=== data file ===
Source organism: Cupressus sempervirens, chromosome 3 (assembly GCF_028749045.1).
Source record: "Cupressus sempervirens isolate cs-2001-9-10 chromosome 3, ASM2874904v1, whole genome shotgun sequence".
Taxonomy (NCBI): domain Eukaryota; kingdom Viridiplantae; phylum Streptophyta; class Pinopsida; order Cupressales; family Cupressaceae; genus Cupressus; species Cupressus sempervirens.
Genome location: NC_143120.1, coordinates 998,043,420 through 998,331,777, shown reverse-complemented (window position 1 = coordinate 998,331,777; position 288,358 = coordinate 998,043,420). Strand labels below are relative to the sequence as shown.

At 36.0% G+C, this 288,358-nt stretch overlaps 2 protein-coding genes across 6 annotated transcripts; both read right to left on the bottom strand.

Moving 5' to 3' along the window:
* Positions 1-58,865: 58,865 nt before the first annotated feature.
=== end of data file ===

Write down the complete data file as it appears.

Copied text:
Source organism: Cupressus sempervirens, chromosome 3 (assembly GCF_028749045.1).
Source record: "Cupressus sempervirens isolate cs-2001-9-10 chromosome 3, ASM2874904v1, whole genome shotgun sequence".
Taxonomy (NCBI): domain Eukaryota; kingdom Viridiplantae; phylum Streptophyta; class Pinopsida; order Cupressales; family Cupressaceae; genus Cupressus; species Cupressus sempervirens.
Genome location: NC_143120.1, coordinates 998,043,420 through 998,331,777, shown reverse-complemented (window position 1 = coordinate 998,331,777; position 288,358 = coordinate 998,043,420). Strand labels below are relative to the sequence as shown.

At 36.0% G+C, this 288,358-nt stretch overlaps 2 protein-coding genes across 6 annotated transcripts; both read right to left on the bottom strand.

Moving 5' to 3' along the window:
* Positions 1-58,865: 58,865 nt before the first annotated feature.